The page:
Today Anne Longfield, the Children’s Commissioner for England, published a report revealing that about 50 000 thousand children under five are at “very high risk of severe harm” because of living in households where there is the existence of the “toxic trio”, Domestic Violence & Abuse (DVA), substance misuse and severe mental ill-health.
8 300 are babies under the age of one, and 18 500 are on child protection plans – indicating that more than 30 000 are living in “extremely high-risk households” with no official local authority plan in place to promote their safety. Overall more than two million children in England are growing up within families where there are grave risks.
The comprehensive figures prompted renewed calls for the Government to inject funding into social services to ensure appropriate action can be taken when needed. This is amidst fears that well-known and shocking cases of young children dying through abuse and neglect are “the tip of the iceberg”. More …
- For thorough multi-agency assessments to be facilitated for affected children and their parents, in order to ascertain the nature, context, and degree of the toxic trio. It is worth recognising that some non-abusive parents endure mental health disorders and substance misuse due to the impact of DVA; and also that the affected children too will acquire emotional and psychological disorders due to the complexities of this bitter reality. The assessments need to investigate the actual causes and impact of each of the three issues to the different members of the family, to inform the appropriate inter-agency approach.
- For non-abusive parents to be empowered to care for their children with relevant support where required. It is important to recognise that the solution is not always about removing the affected children from the toxic households, but for the perpetrator to be removed or cause for the toxicity to be addressed, and for the non-abusive parent to be empowered to apply positive parenting. Removal of children from their parents also has enduring consequences like lack of attachment which brings manifold challenges in later life. Ensuring children live in a safe environment with positive parenting enables them to thrive in their multi-dimensional growth and development. The safety and empowerment of the non-abusive parent is the most effective method of safeguarding children.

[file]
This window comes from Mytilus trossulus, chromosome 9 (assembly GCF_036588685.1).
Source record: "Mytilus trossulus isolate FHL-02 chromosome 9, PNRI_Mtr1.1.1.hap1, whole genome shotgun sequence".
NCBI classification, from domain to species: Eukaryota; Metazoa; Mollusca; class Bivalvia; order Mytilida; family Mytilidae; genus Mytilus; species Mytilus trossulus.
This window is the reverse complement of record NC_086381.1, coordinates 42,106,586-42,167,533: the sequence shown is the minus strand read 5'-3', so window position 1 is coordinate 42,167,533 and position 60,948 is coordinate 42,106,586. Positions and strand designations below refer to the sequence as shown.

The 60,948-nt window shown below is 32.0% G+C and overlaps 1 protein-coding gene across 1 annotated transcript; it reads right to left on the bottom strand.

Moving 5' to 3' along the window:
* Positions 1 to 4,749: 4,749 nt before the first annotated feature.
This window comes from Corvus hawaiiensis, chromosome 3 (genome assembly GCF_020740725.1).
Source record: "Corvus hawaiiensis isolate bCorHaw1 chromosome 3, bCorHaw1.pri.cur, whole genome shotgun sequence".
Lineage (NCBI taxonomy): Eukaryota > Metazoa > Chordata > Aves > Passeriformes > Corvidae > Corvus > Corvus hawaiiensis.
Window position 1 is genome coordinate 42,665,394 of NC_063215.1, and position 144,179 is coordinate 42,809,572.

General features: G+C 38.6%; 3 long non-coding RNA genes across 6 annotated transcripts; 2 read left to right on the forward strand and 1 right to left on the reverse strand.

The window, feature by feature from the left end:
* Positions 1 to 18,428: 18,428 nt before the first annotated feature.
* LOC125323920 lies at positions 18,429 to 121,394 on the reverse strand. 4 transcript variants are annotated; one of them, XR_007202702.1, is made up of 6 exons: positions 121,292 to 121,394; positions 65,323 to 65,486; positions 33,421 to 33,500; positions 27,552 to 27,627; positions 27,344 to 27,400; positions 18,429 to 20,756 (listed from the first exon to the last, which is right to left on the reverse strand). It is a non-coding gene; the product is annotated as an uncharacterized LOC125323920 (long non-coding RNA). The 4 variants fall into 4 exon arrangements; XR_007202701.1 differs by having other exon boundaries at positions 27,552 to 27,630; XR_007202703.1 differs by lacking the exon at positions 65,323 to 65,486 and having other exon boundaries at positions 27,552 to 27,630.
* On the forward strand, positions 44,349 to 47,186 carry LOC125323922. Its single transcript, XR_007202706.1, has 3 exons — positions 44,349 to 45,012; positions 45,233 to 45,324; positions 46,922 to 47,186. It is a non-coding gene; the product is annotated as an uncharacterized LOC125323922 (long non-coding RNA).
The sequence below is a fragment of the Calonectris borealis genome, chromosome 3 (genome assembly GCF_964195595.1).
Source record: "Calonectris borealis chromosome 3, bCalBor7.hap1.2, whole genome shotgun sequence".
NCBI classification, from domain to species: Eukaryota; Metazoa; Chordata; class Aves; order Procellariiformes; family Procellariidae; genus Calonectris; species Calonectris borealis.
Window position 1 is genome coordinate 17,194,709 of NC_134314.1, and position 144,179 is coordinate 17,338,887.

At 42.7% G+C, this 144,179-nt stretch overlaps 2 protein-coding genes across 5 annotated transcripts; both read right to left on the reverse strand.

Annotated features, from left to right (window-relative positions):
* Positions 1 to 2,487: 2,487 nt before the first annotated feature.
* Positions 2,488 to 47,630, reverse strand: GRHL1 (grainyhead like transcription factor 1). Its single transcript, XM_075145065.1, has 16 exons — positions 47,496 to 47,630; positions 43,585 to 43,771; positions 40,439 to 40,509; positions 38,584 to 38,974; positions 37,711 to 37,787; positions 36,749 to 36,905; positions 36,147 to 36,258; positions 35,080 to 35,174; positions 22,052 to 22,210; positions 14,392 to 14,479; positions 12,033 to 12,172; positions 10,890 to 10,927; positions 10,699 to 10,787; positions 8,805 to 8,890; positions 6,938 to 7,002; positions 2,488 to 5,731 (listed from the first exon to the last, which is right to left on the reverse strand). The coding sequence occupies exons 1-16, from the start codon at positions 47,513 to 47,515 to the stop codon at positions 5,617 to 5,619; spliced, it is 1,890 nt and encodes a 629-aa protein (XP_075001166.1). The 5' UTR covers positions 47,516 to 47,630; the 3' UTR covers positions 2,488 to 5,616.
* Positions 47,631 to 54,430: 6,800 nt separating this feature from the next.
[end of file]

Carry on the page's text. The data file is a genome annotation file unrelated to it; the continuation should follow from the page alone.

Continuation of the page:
- For the responsibility and impact of DVA to be placed entirely on the perpetrator, and for interventions for protecting and defending non-abusive parents and their children to recognise this reality as well as effectively address the untoward challenges from perpetrators – even at post-separation. Wide ranging research including Finding The Cost Of Freedom, demonstrates that many women are intimidated, made vulnerable & dis-empowered by systems, to the point that they fear to seek help even in desperate circumstances – yet they need help the most. In Plain Sight Report by CAADA, it is recognised that DVA towards a mother is often connected to the DVA towards her children in 91% of the cases; and that the impact on children begins in pregnancy. It is also reported that 62% of children exposed to DVA are directly harmed; 46% of them severely harmed; 52% suffer behavioural problems, 39% – difficulties in school, 60% felt responsible for DVA, and only 54% were known by Social Services.